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Experts tackle a difficult issue during Bullying Prevention Month

Kids with overweight or obesity may suffer long-term effects when they're teased or bullied, often gaining more weight later, a new study finds.
Kids with overweight or obesity may suffer long-term effects when they're teased or bullied, often gaining more weight later, a new study finds.

Bullying is something that can occur in adolescence or in the conference room at work.

Relationship experts are trying to address this behavior at its onset during National Bullying Prevention Month.

“Bullying isn’t about hitting or getting punched in the hallway, sometimes it’s very much mental.”

When it comes to adolescent formation, relationship expert, Dr. Wayne Pernell, says there’s often a struggle to portray one’s authentic self…as for many students “who” they are may still be a mystery.

“Adolescent bullying it’s really about identity… There’s a social norming that takes place where kids feel like that have to try really hard to stand out in order to fit in and if it’s not done quote unquote just right they are not part of the tribe.”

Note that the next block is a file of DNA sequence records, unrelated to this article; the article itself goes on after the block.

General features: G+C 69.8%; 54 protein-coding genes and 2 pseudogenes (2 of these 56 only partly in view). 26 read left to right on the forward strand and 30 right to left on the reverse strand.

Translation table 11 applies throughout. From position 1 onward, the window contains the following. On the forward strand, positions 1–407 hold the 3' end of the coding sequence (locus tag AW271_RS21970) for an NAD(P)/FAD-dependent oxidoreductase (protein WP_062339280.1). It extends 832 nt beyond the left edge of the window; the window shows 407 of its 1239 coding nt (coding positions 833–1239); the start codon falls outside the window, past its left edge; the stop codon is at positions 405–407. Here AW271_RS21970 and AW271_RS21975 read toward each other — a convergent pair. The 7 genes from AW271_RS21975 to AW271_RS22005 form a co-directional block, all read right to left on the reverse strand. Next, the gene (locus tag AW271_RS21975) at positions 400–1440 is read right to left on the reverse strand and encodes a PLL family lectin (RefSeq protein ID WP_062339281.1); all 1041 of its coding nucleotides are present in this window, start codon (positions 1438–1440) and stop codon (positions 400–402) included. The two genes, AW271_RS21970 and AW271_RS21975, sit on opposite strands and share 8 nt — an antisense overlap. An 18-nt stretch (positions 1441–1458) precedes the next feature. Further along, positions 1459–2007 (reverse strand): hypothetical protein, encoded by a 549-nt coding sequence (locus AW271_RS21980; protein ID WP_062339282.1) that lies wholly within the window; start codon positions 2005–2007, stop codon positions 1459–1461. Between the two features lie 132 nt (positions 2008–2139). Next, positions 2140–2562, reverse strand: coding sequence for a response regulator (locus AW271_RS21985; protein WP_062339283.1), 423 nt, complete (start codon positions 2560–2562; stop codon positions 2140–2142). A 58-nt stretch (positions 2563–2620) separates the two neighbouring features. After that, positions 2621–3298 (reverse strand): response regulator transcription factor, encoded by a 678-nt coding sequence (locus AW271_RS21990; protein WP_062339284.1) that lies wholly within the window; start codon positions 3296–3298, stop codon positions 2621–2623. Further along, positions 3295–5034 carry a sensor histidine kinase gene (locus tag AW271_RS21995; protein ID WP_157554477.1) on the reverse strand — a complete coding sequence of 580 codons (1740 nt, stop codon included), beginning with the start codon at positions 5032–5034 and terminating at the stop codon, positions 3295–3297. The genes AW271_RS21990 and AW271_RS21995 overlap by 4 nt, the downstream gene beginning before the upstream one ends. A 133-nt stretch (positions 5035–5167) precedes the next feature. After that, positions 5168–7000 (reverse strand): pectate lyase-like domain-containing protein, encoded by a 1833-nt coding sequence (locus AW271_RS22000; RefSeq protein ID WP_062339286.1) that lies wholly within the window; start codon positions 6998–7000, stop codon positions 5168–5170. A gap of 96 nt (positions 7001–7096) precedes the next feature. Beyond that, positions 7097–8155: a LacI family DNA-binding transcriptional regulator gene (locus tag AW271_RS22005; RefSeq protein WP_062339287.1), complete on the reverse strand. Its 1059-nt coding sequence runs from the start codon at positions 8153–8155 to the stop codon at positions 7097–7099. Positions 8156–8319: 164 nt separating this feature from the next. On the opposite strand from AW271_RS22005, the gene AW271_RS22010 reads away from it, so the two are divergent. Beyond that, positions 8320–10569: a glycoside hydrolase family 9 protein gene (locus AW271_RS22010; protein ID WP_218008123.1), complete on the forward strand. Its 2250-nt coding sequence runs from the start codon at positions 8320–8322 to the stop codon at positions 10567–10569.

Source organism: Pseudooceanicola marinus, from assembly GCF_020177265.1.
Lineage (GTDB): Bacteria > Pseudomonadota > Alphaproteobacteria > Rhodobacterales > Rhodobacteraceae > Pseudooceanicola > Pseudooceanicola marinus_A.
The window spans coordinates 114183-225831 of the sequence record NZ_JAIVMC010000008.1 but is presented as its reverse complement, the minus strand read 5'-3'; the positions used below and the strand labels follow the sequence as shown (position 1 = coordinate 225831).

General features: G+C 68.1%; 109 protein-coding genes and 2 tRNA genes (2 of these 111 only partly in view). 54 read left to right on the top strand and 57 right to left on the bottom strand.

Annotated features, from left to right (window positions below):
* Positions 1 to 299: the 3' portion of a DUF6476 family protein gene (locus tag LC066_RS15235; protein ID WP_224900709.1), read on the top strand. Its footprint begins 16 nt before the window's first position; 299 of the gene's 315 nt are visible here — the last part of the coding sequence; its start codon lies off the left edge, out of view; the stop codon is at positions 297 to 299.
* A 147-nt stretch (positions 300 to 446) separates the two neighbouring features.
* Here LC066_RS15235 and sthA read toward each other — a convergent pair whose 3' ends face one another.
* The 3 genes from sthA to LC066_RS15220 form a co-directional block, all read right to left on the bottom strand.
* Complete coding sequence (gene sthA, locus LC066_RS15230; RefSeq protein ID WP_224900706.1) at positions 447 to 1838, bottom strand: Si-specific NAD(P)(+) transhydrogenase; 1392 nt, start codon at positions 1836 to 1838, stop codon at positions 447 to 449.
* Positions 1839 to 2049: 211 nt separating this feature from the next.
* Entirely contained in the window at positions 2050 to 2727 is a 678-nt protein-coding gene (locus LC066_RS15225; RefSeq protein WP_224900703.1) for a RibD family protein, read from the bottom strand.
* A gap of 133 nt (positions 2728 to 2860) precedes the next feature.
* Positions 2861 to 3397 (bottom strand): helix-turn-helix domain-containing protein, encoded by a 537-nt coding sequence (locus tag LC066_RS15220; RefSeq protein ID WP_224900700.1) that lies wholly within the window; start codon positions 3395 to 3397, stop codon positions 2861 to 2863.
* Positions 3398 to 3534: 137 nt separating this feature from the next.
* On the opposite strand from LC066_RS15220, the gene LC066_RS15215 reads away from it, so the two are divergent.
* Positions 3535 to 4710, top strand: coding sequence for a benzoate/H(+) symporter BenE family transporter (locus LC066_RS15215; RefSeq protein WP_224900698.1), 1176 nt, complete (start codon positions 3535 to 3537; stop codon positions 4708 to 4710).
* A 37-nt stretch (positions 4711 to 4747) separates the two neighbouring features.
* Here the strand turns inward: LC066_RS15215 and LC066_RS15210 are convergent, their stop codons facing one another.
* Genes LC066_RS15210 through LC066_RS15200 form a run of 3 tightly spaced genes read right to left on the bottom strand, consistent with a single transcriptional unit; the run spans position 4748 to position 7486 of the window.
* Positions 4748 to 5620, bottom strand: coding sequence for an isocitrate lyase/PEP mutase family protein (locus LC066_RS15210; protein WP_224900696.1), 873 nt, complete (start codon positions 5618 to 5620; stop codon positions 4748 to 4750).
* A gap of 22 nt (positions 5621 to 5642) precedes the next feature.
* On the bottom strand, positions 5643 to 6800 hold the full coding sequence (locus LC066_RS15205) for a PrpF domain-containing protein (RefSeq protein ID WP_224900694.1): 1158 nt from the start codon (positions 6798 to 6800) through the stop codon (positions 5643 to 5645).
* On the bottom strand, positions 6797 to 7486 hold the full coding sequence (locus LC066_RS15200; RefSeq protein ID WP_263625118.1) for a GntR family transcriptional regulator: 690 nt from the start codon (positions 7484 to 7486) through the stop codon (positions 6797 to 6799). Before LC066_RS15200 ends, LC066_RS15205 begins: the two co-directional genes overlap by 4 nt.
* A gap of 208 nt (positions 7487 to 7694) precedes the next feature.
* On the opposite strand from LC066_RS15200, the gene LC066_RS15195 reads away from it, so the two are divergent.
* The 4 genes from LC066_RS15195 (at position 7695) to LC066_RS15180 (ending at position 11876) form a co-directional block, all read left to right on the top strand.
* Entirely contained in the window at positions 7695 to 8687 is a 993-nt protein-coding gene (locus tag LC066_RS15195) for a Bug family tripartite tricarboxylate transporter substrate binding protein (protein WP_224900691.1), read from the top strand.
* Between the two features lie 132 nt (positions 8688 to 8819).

With high social steaks, Pernell says it’s easy for jealousy, reactivity and bullying to enter the conversation, targeting differences amongst one another – he cites diverse cultures as an aiming point.

“Am I worthy am I enough, and for someone that’s been bullied that becomes even stronger…Kids don’t have a large sense of beyond self who they are who their social groups are, so I think it’s really important to expose kids to other cultures.”

Pernell says adults can help curb the onset of bullying by giving kids a sense of contribution to teach them that their actions have an impact, and sometimes changing the mindsets that youth have for success.

“How we handle that in front of our kids, how we choose to move forward with our kids is really important because kids are the barometer of what’s going on in the home.”